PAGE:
“Poupeh Missaghi’s trans(re)lating house one, through a fascinating synthesis of poetic form and rhetorical voice, strikingly theorizes our incessant need to narrate death and ‘to translate loss into language,’ while affirming those who memorialize, who make art, who witness. trans(re)lating house one documents disappearance. It documents state murders. It documents the disappearance of art, culture, and documentation itself. These urgent narratives make real what the cold facts cannot contain: how the corpses were once bodies that were loved, how they loved others, how they were tortured, how the authorities do all that they can to not name the missing, to conceal the histories, and to prevent society from understanding, grieving, and healing. trans(re)lating house one resonates with recent masterworks about disappearance, such as Sara Uribe’s Antígona González or Patricio Guzmán’s Nostalgia for the Light, where the search to find the disappeared becomes inseparable from how we understand the hemisphere, the nation, and even the universe itself. This is a rare and remarkable book.” —Daniel Borzutzky
“Poupeh Missaghi is so keenly attuned to the frequencies of city life that reading her novel of Tehran felt like a revelation. In fragments layered over one another, moments are extended, lives are resurrected, lovers meet, and many questions are asked. Which of the dead do we honor and why? Whose stories do we listen to, and why do we listen to them, and are we ever really listening? trans(re)lating house one is a searching, brilliant novel completely unlike anything I’ve ever read.” —Shuchi Saraswat, Brookline Booksmith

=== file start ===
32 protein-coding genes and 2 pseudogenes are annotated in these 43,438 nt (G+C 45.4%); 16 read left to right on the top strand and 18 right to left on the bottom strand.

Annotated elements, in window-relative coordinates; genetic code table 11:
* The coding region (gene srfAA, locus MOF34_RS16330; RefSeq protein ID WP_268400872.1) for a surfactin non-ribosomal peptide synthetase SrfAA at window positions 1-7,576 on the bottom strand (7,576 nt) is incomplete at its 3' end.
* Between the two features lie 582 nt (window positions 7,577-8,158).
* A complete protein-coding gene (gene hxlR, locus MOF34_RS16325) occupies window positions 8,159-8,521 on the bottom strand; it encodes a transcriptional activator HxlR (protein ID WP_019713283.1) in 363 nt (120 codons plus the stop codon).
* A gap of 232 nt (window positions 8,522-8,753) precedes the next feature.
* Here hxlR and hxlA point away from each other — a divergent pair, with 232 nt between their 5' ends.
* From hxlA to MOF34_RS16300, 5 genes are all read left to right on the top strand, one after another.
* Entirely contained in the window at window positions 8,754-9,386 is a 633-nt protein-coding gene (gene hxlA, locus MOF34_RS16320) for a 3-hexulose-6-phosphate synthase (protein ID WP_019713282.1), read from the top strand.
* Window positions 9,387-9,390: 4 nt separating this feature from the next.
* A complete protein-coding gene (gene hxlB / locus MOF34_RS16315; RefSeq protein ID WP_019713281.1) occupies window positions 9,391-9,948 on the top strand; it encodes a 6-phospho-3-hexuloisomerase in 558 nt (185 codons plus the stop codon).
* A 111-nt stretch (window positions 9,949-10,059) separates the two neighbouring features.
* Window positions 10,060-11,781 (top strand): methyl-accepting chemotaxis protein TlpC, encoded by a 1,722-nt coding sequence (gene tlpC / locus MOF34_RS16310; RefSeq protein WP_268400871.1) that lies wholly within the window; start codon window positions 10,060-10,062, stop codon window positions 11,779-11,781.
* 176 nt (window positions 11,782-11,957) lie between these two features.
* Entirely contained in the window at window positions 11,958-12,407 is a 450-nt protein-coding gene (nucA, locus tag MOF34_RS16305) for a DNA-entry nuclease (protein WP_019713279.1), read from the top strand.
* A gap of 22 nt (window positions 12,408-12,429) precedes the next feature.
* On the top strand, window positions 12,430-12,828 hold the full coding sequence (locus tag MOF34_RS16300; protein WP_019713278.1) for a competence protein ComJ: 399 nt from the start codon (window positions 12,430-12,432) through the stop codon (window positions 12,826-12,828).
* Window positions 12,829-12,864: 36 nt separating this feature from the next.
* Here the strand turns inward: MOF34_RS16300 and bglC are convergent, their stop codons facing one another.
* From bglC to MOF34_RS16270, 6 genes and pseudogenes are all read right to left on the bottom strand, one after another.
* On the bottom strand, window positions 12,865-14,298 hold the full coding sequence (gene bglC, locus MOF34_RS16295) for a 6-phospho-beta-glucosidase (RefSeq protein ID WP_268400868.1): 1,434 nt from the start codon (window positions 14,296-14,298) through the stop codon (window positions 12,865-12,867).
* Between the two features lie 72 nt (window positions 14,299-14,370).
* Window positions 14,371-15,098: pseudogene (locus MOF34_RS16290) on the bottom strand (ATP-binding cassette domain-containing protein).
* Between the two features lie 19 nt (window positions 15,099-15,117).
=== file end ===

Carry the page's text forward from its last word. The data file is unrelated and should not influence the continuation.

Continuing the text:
“In a series of pieces that constitute a haunting, harrowing whole, Poupeh Missaghi gives us one of the more close, contemporary glimpses of Iran to reach readers' eyes here. Coming out of Iran's tumultuous 2009 election, this book looks at disappearance, witness, perseverance, voice, loss, presence, absence, longing, in the hearts, souls, and lives of people there. The narratives here shatter one moment, shimmer another, narrating as stories will, yet also interrogating the nature of the narration. What language is this? Why this language? Why these stories for whose eyes and what purpose? These and other questions cast, the stories told here make for a compelling chronicle of telling power, of necessary testimony. What a book this is.” —Rick Simonson, Elliott Bay Book Company